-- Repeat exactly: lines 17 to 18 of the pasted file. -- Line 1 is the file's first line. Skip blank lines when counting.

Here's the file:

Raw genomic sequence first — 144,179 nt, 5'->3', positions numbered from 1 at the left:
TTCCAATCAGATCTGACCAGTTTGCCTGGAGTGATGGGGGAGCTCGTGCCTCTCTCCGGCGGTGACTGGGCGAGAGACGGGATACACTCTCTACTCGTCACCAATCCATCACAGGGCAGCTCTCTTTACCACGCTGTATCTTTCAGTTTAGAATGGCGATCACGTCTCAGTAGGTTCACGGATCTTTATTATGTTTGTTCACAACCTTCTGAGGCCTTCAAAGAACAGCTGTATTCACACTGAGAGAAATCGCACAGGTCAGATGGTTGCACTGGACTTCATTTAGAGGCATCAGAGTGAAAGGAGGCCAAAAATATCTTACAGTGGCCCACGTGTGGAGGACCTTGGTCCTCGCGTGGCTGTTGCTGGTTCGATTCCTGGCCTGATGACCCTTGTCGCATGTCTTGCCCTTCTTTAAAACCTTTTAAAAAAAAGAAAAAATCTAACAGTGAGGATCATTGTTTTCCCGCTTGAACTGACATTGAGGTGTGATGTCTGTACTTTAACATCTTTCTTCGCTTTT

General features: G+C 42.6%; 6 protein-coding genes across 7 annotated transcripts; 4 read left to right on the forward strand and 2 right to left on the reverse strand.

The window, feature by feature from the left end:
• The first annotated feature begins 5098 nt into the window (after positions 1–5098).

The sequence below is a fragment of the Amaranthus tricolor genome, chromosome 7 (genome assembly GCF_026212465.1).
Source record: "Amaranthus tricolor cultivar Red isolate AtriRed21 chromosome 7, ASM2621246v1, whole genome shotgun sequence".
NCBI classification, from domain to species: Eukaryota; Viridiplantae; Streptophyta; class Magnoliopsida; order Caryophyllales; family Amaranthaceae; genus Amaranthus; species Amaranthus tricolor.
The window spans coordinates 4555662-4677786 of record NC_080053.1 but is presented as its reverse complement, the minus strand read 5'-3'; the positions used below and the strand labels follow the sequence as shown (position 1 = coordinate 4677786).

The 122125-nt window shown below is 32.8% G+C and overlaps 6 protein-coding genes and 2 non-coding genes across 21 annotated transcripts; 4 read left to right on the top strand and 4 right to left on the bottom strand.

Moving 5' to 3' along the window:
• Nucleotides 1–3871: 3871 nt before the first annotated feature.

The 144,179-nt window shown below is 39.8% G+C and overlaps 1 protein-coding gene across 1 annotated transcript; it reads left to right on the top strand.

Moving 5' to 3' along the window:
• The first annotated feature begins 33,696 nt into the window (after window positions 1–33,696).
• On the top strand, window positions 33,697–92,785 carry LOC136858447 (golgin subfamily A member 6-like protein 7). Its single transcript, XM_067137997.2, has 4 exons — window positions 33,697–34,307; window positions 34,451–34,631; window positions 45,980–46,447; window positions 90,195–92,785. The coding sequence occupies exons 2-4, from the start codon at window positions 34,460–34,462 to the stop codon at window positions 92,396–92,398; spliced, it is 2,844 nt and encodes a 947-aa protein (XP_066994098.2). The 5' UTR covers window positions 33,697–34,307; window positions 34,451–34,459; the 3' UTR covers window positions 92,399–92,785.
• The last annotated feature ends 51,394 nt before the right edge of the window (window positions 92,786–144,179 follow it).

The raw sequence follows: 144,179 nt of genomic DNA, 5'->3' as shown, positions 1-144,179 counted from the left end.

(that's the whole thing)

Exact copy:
• The last annotated feature ends 51,394 nt before the right edge of the window (window positions 92,786–144,179 follow it).

The raw sequence follows: 144,179 nt of genomic DNA, 5'->3' as shown, positions 1-144,179 counted from the left end.